Democracy is not a spectator sport: more on campaign finance and public health

Picture1Mike Daubes tie 2

In October 2015, at the Oceania Tobacco Control Conference, Professor Mike Daube, one of Australia’s best-known public health advocates, gave the closing address.

He wore a tie given to him some years ago by an American colleague.  It read: “Democracy is not a spectator sport”.

On the back were the words: “Made exclusively for Philip Morris”.

The tie had been sent to all member of Congress.


A seat at the table

Like other business groups, tobacco companies want to be “part of the process”, to have a seat at the table.  In the words of the CEO of one Australian tobacco company:

“The purpose [of political donations by tobacco companies] is to make sure the democratic process is working and to get access, so we can have a seat at the table…. I think it’s really important that people fund democratic parties so that they can exist. Otherwise they cease to exist, they take the money from the public purse.  I think it’s a really strong part of democracy that political parties are allowed to raise funding from their constituency…the only caveat I would make to that is it has to be absolutely transparent.”

RM: But is that what a political donation buys?

“…you know, you get to [go to a lunch where a Minister is speaking] and you get to have a chat with him and say, ‘how are you?’ And you get to know the people and the players in the market; otherwise you never have any human contact, [which makes it] incredibly hard to be part of the process.”

In Australia, the High Court has ruled that freedom of political communication on matters of politics and government is implied by the Australian Constitution and is “an indispensable incident of the system of representative government for which the Constitution provides”.

But should this freedom translate into a right for tobacco, alcohol, gambling, and other corporations to make large donations to political parties in order to strengthen alliances and to influence political and policy processes?

If the capacity to make political donations acts as a social lubricant which facilitates access and relationship building, where should the line be drawn in denying access to certain industries?

As noted in a previous post, in McCloy v New South Wales [2015] HCA 34 (7 October 2015), the High Court considered the constitutional validity of provisions of the Election Funding, Expenditure and Disclosures Act 1981 (NSW), which impose caps on political donations and electoral communications expenditures.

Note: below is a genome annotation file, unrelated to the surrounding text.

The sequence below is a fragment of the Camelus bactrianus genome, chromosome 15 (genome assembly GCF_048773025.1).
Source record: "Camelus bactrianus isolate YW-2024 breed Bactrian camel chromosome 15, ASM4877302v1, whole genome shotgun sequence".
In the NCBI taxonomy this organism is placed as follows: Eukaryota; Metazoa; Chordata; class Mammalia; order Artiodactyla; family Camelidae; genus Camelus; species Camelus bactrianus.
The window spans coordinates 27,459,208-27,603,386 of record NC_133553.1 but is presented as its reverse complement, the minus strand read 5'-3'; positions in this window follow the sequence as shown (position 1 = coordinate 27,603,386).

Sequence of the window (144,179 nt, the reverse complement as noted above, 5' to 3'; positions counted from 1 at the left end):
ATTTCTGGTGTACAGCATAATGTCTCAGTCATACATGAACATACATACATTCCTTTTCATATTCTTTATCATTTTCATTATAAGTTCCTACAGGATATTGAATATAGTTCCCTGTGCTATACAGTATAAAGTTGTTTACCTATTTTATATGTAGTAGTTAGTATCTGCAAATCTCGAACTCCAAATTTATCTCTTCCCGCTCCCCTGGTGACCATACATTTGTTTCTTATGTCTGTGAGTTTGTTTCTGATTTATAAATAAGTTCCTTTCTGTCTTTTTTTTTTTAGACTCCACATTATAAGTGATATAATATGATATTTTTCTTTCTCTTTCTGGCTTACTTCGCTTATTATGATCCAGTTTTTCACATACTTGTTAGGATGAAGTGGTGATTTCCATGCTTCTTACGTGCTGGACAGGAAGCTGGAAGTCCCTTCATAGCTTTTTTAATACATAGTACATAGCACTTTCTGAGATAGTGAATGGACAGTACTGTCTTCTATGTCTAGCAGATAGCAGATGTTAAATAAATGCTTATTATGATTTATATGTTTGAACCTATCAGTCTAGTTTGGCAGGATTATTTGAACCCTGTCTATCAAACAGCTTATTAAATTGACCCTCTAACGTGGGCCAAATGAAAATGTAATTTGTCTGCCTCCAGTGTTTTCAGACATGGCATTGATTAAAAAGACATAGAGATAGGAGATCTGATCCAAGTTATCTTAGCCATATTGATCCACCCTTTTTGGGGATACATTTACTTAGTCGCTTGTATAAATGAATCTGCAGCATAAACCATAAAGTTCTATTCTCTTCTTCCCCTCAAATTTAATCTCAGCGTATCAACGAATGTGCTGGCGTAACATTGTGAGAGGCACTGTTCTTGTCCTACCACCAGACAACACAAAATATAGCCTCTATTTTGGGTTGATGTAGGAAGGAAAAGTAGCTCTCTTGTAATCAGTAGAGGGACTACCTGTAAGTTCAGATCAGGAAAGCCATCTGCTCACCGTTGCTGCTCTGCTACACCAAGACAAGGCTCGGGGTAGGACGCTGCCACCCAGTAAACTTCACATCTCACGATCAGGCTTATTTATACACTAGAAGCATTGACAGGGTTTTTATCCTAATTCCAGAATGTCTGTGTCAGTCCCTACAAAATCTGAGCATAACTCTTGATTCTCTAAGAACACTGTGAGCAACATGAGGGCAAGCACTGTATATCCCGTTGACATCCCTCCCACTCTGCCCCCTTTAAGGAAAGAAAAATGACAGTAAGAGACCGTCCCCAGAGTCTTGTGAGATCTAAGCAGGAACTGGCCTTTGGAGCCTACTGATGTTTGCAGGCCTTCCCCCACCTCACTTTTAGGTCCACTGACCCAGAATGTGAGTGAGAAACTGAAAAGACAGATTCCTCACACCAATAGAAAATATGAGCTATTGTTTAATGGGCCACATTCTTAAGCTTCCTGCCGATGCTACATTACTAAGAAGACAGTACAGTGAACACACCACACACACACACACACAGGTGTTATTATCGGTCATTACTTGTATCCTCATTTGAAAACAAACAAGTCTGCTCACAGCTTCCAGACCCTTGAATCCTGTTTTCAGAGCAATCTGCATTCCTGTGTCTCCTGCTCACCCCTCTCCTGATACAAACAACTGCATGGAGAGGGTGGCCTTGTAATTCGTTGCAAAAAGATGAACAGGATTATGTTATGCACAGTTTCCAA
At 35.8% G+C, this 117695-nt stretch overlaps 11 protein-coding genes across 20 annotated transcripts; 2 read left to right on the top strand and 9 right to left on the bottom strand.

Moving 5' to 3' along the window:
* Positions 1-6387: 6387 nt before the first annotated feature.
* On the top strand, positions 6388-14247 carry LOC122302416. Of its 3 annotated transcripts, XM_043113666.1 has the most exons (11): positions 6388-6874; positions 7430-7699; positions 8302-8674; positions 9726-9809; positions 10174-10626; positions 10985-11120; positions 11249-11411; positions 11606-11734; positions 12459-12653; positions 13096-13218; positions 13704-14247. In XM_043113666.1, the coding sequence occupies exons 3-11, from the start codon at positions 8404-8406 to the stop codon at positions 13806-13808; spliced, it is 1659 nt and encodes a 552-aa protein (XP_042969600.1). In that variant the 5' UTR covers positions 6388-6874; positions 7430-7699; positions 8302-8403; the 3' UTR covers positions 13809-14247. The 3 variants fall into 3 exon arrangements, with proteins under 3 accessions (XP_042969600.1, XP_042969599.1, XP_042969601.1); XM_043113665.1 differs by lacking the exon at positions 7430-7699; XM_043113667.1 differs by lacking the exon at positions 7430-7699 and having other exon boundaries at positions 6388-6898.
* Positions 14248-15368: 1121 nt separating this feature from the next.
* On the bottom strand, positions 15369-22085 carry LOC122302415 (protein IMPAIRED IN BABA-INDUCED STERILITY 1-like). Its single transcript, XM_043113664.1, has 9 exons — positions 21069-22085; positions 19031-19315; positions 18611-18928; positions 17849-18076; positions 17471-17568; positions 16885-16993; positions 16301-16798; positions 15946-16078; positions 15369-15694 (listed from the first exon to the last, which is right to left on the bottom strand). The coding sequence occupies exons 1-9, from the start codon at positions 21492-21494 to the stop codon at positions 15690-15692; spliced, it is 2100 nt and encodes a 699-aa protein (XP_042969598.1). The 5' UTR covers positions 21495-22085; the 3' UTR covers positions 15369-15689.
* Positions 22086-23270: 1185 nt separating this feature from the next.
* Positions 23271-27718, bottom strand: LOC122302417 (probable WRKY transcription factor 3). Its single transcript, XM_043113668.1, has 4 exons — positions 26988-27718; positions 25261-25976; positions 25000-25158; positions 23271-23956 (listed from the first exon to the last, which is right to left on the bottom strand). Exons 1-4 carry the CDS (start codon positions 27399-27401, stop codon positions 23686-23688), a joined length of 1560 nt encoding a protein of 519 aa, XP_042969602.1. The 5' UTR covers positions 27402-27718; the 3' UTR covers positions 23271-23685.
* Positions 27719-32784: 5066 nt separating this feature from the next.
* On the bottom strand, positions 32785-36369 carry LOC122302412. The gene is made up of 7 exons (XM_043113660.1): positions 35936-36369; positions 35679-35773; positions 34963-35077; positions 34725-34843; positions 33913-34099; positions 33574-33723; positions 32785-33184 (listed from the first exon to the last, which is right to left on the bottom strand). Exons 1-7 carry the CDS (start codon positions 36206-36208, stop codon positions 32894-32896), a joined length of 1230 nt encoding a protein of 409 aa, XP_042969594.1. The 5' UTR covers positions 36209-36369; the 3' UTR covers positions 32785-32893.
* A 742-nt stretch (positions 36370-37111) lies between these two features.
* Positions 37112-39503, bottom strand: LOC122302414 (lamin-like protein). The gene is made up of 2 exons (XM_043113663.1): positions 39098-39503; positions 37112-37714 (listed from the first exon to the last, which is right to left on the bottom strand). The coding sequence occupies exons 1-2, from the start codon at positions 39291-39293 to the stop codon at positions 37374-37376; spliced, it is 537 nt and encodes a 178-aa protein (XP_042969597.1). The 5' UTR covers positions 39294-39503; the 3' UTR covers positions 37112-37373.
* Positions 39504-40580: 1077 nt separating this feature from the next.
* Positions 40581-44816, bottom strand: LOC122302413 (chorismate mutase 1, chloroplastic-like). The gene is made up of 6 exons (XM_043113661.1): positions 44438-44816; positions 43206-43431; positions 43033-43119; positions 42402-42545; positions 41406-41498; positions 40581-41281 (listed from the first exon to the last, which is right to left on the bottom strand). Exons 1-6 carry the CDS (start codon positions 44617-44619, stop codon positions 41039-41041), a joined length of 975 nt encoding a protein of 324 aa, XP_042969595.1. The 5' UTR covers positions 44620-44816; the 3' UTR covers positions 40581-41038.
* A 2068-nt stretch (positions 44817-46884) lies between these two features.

The same Act prohibits property developers, tobacco industry business entities, and liquor or gambling industry business entities from making political donations at all.

In McCloy, a property developer argued that the freedom to “build and assert political power”, by making substantial political donations with the intention of achieving access to politicians, was an aspect of the implied freedom of political and government communication.

The plaintiff argued that as a result, the caps on political donations imposed by the Election Funding, Expenditure and Disclosures Act 1981 (NSW) (ss 95A-95B) were inconsistent with the Constitution and therefore invalid.

This post briefly summarises key aspects of the reasoning adopted by French CJ, Kiefel, Bell and Keane JJ, who joined in the majority judgment.


Freedom of political and government communication in Australia

In an earlier case which had considered a different section of NSW’s Election Funding Act, five Justices of the High Court reaffirmed that, unlike the First Amendment to the United States Constitution, the implied freedom of political communication is not a personal right which restricts legislative power in accordance with the measure of a constitutionally protected individual freedom of persons to express themselves.

In Unions NSW the High Court accepted that the freedom of political communication protects the discussion of political and government matters at federal, state and local levels (Unions NSW [25]).

In McCloy, the majority summarised the approach that the Court takes when it considers the validity of legislation – in this case NSW’s Election Funding Act.

The first question is to consider whether the specific provision in dispute “effectively burdens the freedom of political communication either in its terms, operation or effect” (Unions NSW [35]).

The High Court accepted that irrespective of the legitimacy of the purpose of the Election Funding Act, the provisions in dispute did effectively burden the implied freedom of communication because they reduced the funding available to political parties and candidates (Unions NSW [38]; McCloy [30]).

Given this conclusion, the next question was whether the provisions of the Act that were in dispute were proportionate or served a legitimate purpose in a way that was compatible with the system of representative government prescribed in the Constitution ([Unions NSW [44]).